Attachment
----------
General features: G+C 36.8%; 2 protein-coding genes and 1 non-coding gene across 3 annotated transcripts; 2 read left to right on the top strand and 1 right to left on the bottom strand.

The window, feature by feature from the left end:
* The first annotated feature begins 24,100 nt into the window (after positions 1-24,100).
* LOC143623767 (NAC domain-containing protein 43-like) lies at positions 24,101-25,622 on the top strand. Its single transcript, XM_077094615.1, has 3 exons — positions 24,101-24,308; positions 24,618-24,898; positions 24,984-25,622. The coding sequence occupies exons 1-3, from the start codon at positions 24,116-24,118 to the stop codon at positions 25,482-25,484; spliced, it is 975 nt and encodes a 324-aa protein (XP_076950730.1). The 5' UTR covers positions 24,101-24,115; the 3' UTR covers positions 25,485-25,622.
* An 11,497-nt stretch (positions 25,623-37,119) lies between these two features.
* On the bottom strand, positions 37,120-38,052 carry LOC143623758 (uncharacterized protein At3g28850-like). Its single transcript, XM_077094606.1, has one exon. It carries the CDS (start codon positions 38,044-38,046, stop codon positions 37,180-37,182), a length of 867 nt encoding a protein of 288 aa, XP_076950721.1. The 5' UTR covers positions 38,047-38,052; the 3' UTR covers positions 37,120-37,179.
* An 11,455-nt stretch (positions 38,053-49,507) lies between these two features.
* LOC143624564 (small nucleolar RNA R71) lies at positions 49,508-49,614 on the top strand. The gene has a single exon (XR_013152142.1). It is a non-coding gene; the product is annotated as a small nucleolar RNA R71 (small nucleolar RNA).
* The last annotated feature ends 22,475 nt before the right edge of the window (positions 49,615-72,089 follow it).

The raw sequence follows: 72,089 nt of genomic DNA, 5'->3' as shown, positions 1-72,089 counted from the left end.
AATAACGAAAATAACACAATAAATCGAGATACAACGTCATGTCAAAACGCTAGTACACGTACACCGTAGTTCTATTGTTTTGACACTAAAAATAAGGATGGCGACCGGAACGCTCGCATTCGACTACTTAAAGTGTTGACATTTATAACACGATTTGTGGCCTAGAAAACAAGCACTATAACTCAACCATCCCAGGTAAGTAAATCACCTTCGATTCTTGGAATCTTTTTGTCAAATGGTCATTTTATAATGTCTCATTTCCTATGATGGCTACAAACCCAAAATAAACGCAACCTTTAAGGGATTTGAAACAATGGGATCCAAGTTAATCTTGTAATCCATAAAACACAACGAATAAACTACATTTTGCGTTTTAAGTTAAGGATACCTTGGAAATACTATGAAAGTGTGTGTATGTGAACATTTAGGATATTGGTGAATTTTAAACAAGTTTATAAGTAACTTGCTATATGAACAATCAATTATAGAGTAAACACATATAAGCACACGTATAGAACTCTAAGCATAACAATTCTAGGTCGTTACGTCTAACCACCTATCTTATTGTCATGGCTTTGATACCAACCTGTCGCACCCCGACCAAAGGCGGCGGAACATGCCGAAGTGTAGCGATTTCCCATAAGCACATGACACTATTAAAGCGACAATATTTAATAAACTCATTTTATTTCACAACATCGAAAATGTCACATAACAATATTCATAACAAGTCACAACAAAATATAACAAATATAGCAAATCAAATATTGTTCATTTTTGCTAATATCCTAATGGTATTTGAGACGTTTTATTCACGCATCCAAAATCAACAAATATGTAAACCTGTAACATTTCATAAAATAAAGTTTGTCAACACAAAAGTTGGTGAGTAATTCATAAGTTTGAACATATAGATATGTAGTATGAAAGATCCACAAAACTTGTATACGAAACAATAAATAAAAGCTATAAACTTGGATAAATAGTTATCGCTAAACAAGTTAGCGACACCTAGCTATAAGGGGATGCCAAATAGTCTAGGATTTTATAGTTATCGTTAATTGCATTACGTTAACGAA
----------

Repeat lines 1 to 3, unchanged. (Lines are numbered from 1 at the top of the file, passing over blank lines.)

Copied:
General features: G+C 36.8%; 2 protein-coding genes and 1 non-coding gene across 3 annotated transcripts; 2 read left to right on the top strand and 1 right to left on the bottom strand.

The window, feature by feature from the left end:
* The first annotated feature begins 24,100 nt into the window (after positions 1-24,100).